The album starts with the intro track “The Fading Light”, composed of a majestic yet angry guitar medley. The album properly starts with the introduction of “Soul Desecration”, which has a very early Gorgoroth-like sound to it terms of the vocals. The slow use of drum and guitars at the beginning adds emphasis on the vocal work, giving them an extra bite. As the tempo of the instruments increases, the song becomes ever so much more violent sounding. The guitars are certainly impressive due to their crunchy and chugging sound, virtually multiplying the heaviness of the song. There are some slower moments in the second half of the track, which like the introduction, reinforce the vocals with an extra dose of aggression.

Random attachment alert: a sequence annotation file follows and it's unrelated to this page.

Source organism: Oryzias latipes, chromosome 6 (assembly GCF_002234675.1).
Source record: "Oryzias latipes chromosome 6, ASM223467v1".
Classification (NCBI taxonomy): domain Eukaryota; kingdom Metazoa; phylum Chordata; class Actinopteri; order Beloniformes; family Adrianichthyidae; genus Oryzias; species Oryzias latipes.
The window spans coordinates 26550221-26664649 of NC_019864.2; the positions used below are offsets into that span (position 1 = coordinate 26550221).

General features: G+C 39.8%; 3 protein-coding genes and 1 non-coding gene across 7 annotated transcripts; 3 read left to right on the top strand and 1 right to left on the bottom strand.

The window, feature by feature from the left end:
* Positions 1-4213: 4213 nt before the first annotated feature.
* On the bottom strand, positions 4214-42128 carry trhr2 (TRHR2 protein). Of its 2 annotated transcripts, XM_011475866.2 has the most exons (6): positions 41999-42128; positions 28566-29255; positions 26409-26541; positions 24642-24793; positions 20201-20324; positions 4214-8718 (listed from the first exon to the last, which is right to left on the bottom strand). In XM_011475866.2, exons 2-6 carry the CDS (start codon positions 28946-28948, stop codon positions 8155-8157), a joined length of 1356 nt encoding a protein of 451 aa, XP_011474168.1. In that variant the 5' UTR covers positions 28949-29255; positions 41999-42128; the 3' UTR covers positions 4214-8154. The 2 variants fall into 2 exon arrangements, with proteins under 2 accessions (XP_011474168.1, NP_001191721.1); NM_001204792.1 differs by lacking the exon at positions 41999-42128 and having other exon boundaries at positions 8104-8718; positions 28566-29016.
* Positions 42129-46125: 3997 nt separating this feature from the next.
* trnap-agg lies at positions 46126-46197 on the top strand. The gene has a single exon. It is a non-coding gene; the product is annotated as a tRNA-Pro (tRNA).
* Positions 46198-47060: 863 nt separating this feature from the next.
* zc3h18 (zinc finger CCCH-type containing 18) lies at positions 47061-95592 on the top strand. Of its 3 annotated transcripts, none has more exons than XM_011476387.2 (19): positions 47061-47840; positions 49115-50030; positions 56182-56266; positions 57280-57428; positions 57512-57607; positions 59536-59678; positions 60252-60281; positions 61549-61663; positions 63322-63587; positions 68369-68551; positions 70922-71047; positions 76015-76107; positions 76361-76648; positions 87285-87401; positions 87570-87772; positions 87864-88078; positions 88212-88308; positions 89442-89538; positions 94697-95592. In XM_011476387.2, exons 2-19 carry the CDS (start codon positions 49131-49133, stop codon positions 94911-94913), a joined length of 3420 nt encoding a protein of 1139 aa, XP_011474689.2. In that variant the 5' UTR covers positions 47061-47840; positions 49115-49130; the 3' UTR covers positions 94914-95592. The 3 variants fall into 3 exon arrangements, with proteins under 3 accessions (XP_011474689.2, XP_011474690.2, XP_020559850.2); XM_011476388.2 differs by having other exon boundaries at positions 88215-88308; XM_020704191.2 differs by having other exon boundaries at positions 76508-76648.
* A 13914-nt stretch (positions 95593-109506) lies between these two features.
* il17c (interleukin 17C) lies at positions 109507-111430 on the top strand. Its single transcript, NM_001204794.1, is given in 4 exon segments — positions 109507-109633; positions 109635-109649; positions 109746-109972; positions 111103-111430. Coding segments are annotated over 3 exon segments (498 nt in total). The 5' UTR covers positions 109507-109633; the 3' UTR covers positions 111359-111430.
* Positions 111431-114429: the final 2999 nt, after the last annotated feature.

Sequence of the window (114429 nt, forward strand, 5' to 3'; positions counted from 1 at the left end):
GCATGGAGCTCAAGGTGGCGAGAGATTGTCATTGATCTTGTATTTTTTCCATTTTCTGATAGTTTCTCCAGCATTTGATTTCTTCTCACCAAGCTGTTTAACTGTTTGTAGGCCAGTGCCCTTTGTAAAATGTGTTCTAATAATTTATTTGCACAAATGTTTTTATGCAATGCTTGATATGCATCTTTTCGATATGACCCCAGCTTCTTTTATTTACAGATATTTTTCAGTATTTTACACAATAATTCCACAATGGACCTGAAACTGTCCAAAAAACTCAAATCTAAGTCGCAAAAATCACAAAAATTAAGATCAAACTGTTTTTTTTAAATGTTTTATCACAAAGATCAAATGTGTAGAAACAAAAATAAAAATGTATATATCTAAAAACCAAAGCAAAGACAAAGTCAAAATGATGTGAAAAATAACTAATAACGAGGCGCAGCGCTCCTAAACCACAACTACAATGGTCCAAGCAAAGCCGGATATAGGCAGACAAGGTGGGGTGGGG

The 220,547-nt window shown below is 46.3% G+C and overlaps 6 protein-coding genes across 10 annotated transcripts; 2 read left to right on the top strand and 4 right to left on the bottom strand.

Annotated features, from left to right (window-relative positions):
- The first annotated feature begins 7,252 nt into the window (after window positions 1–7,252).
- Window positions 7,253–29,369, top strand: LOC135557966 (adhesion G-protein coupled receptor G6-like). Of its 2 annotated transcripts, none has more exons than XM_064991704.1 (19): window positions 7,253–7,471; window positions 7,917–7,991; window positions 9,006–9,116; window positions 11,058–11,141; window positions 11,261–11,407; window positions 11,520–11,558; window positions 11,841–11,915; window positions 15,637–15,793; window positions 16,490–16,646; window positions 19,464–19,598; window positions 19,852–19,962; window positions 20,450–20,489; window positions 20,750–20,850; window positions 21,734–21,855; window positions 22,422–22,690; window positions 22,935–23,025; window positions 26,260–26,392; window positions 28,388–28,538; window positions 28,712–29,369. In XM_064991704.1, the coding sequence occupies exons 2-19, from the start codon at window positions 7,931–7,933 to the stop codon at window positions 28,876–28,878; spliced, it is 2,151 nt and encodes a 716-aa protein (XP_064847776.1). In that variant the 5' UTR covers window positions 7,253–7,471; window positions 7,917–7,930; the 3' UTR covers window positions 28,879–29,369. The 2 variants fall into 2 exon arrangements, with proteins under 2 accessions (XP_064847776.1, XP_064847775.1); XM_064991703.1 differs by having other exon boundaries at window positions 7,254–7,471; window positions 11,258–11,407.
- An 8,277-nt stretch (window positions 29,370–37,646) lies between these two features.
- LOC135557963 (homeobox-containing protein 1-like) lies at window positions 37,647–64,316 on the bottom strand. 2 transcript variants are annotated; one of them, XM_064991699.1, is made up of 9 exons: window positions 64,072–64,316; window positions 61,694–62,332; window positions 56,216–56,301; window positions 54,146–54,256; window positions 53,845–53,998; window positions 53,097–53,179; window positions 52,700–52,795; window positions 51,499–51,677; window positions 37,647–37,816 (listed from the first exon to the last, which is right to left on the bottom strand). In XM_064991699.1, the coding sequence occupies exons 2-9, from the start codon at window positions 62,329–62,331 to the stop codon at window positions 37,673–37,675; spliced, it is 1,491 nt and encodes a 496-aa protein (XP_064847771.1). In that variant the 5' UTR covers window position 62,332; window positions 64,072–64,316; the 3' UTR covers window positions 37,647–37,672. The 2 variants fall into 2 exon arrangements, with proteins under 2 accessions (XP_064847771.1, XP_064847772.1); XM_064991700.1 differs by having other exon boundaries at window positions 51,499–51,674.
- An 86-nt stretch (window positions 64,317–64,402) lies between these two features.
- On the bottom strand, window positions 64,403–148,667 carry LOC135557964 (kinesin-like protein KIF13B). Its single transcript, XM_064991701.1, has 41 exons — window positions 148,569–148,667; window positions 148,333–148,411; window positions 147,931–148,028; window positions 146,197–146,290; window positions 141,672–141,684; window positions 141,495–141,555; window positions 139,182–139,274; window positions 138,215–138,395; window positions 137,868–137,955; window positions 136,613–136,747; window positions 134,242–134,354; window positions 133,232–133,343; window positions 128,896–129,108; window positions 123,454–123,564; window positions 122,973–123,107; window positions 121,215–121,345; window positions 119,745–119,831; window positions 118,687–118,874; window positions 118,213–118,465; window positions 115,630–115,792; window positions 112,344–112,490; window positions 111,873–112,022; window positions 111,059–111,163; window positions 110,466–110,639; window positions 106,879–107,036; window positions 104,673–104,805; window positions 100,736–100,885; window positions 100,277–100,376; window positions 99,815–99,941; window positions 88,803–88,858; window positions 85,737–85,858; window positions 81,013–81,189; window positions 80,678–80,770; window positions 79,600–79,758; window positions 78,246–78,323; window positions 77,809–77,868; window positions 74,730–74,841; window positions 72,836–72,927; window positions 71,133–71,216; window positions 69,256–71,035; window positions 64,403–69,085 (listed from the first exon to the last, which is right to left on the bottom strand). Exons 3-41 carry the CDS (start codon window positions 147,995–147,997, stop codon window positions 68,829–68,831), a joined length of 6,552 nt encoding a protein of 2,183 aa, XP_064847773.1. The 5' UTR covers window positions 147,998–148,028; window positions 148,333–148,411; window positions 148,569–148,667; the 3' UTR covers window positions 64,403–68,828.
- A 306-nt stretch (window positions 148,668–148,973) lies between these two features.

“Alone I Perish” blasts its way next, with a fast-paced tempo and a violent riff. The vocals are raw and harsh, adding that obscenely aggressive touch to the music. The track is basically as brutal and devastating as a collision between a monster truck and a bus. The slower sections flow nicely with the music. The introduction of “Autumn” packs a sluggish punch, heavy yet slow. The vocals stand out the most during in this song. The guitars help to keep the bloodthirsty edge of the song going from beginning to end, though the drums seem to be more enjoyable to hear.